HomeThe GenZ LabScreen Smarter, Not Harder

Screen Smarter, Not Harder

  • Thursday, June 13, 2024
  • Noémie Baudouin

Are you tired of using recruitment methods that lead to bad hires and wasted resources? With the help of these scientifically-proven techniques, you can create an efficient and effective hiring process that will save you time, money, and headaches.

A man in a blue suit holding a pen and paper

Let's face it - not all ways of screening job applicants are as awesome as they seem.. You know, unstructured interviews can be totally biased and result in hiring duds. With so many options out there, it's hard to know which ones to pick for successful recruitment. But, no worries - we've got your back! Check out our essential criteria for measuring the effectiveness of applicant screening methods. With these, you'll be able to evaluate each method for validity, reliability, and fairness to make smart hiring decisions.


Utilizing a data-driven and objective approach, we compare and evaluate the effectiveness of each job applicant screening method. Our methodology is based on four key factors:  

1. Scientific validity;

2. Cost-effectiveness;

3. Fairness;

4. Compliance with legislation. 

Groundbreaking research by Pettersen (2002), Bernaud and Laberon (2013), and Schmidt and Hunter (1998) has revealed that these criteria are essential for making informed hiring decisions.

We've categorized each method based on its level of reliability scientifically, using two critical criteria: predictive validity and inter-observer reliability

  • Predictive validity measures the method's ability to predict an applicant's future job performance. 
  • Inter-observer reliability assesses the level of consistency between different recruiters' results. 

By categorizing each method based on these criteria, we provide a comprehensive and reliable analysis. 

The results

Assessment centers: reliable on all points

  • Level of scientific quality: Very high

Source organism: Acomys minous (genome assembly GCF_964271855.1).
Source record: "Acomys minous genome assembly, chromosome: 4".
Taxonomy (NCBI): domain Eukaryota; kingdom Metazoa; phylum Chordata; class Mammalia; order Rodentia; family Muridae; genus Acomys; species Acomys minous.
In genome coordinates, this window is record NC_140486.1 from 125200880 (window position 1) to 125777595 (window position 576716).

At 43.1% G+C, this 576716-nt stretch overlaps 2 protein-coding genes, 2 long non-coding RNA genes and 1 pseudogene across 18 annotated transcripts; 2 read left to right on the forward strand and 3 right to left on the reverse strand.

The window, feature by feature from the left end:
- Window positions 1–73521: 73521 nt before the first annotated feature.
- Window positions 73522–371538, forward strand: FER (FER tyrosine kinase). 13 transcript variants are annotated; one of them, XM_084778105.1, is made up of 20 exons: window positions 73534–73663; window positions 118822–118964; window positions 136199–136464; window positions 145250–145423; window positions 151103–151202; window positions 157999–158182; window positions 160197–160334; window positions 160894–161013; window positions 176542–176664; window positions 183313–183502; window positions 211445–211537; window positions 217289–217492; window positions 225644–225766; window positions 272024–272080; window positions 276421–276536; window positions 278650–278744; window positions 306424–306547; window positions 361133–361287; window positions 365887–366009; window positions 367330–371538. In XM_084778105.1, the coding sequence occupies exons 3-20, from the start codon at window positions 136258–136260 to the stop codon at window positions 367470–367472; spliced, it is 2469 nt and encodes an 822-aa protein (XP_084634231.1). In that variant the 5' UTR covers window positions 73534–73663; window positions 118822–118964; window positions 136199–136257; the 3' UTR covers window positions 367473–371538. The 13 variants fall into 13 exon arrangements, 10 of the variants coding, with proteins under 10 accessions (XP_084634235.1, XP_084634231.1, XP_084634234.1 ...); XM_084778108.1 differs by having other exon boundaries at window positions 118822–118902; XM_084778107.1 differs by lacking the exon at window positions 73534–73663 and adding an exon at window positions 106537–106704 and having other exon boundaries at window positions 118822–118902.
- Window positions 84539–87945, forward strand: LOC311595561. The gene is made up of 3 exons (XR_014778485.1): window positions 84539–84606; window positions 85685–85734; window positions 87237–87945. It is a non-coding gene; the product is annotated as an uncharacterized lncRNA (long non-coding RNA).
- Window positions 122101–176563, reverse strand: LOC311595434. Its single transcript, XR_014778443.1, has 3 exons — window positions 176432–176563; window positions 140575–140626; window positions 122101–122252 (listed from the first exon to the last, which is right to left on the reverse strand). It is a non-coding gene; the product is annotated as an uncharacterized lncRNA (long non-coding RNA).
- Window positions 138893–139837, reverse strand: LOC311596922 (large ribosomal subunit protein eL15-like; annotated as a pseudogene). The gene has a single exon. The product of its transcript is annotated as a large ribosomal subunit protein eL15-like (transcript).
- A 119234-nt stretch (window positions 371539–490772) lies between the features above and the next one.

• Estimated costs: Moderate to high
  • Applicant perception: Very good
  • Ability to be deferended legally: High to very high

Assessment centers are a sophisticated applicant evaluation system that utilizes a combination of scientifically validated techniques (Bernaud and Laberon, 2013). These centers mainly focus on evaluating situational behavior to obtain comprehensive insights into a candidate's performance criteria for a specific position. By observing candidates in action and using various analytical methods, assessment centers provide an in-depth and objective evaluation of applicants.

To create an effective assessment center, it's essential to follow certain best practices. Here are some examples:

  1. Use real-world situations;
  2. Conduct simulations with a diverse group of assessors;
  3. Measure specific performance criteria;
  4. Analyze each element separately to enable the tracking of trends in applicant strengths and weaknesses.

Simulations: a high level of predictability 

  • Level of scientific quality: High
  • Estimated costs: Moderate to high
  • Applicant perception: Good
  • Ability to be defended legally: High to very high

The goal of this recruitment approach is to immerse applicants in a simulation that closely mirrors the actual situations they would face in their role. By evaluating candidates' skills in a practical setting, this method provides a highly reliable indication of their potential performance. During the simulation, the criteria for evaluating candidates' performance are specific, measurable, and predefined in an observation table that corresponds to the analysis criteria for the position.

Mental and Personality aptitude tests: reliable tools, but costs can be high

  • Level of scientific quality: High
  • Estimated costs: High
  • Applicant perception: Very good
  • Ability to be defended legally: High to very high

Personality tests typically involve psychometric questionnaires that applicants complete to assess their personality. The objective is to provide applicants with a psychological profile that identifies their stable traits and behavioral style. The most widely accepted scientific model for personality modeling is the "Big 5" model, which incorporates five major personality traits: openness to experience, conscientiousness, extraversion, agreeableness, and neuroticism.